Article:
by Daniel Hathaway
Cleveland audiences had their first live encounters with the music of Turkish-born composer Cenk Ergün in March of 2016, when the JACK Quartet premiered his commissioned works Sonare and Celare in Gartner Auditorium at the Cleveland Museum of Art. Ergün’s second appearance at the Museum earlier this month came in the form of a Cleveland Foundation Creative Fusion project. On Wednesday evening, May 8, the composer (seated on the pavement above) unveiled his hour-long Formare, turning the Ames Family Atrium into a vast sound installation.
Considering the cubic volume of the space, his forces were modest. Three harpsichordists (Peter Bennett, Michael Quinn, and Qin Ying Tan) were deployed with their instruments in a triangle on the main floor. Four trombonists (Lee Allen, Zoe Cutler, Katie Lambert, and Evelyn Proffit) held down positions in the second-floor allées at the east and west ends. Twelve female voices of the Cleveland Chamber Choir were spread out on the main and second floors, and the Cleveland Institute of Music Children’s Choir was seated on benches toward the east end. Mobile phones at each position dictated the timing of musical events or fed pitches to singers, some of whom sang at times through megaphones.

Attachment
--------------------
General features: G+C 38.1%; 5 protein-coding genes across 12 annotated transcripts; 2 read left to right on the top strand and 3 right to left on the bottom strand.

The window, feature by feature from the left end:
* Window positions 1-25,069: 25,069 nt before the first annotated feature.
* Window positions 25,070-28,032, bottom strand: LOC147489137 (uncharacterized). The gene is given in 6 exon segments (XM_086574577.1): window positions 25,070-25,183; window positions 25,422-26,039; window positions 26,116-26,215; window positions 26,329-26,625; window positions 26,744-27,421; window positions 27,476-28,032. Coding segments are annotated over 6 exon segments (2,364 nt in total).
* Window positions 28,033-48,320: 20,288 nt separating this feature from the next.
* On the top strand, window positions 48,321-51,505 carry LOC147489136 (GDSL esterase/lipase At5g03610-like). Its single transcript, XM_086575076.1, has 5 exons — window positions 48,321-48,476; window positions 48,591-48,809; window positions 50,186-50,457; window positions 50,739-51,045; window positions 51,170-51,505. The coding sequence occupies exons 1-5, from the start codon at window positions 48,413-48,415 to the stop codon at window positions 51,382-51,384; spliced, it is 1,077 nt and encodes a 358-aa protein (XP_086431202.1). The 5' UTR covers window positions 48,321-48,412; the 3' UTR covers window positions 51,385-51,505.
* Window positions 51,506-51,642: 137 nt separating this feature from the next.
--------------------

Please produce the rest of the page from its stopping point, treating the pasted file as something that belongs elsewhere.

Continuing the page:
In his composer notes, Ergün encouraged listeners to experience his piece in any way they chose — remaining stationary for the duration, wandering around the space on both levels with a drink in hand, standing next to a performer. “Have you ever lain down underneath a harpsichord as it is being played? Tonight is your chance!”
So laid-back was the performance that you didn’t notice when the music began (a peek at a harpsichordist’s phone verified that we were already nine minutes into Formare when you first became aware of it).
Over the course of the next 50 minutes, sonic events waxed and waned throughout the space as Ergün’s score combined far-flung performers into various duets, trios, and quartets. Singers vocalized long tones that combined into near unisons, harpsichords tinkled like miniature wind chimes, and trombones bleated out elemental fanfares. Musicians joined in a great crescendo at one point that grew to a climax, then receded. In the latter third of the work, sweet consonant intervals took over. What you heard depended on where you were at a given moment.
Formare may be one of the most documented musical happenings on record. Nearly every listener pulled out a mobile phone to capture an image or a video at some point during their peregrinations around the space.
All in all, it was probably more fun to be actively involved in performing Ergün’s score than merely engaging with it as a listener. Every performer I talked to said it was terrific to be part of that experience.
But there’s a question that always arises after the premiere of a new work. Will Formare have a second or third performance and end up enriching the repertoire? Ergün’s piece is especially site-specific, and not every institution boasts such an atrium or owns a fleet of seven harpsichords to draw upon. Do subsequent performances really matter?
Photos by D.H.
Published on ClevelandClassical.com May 21, 2019.
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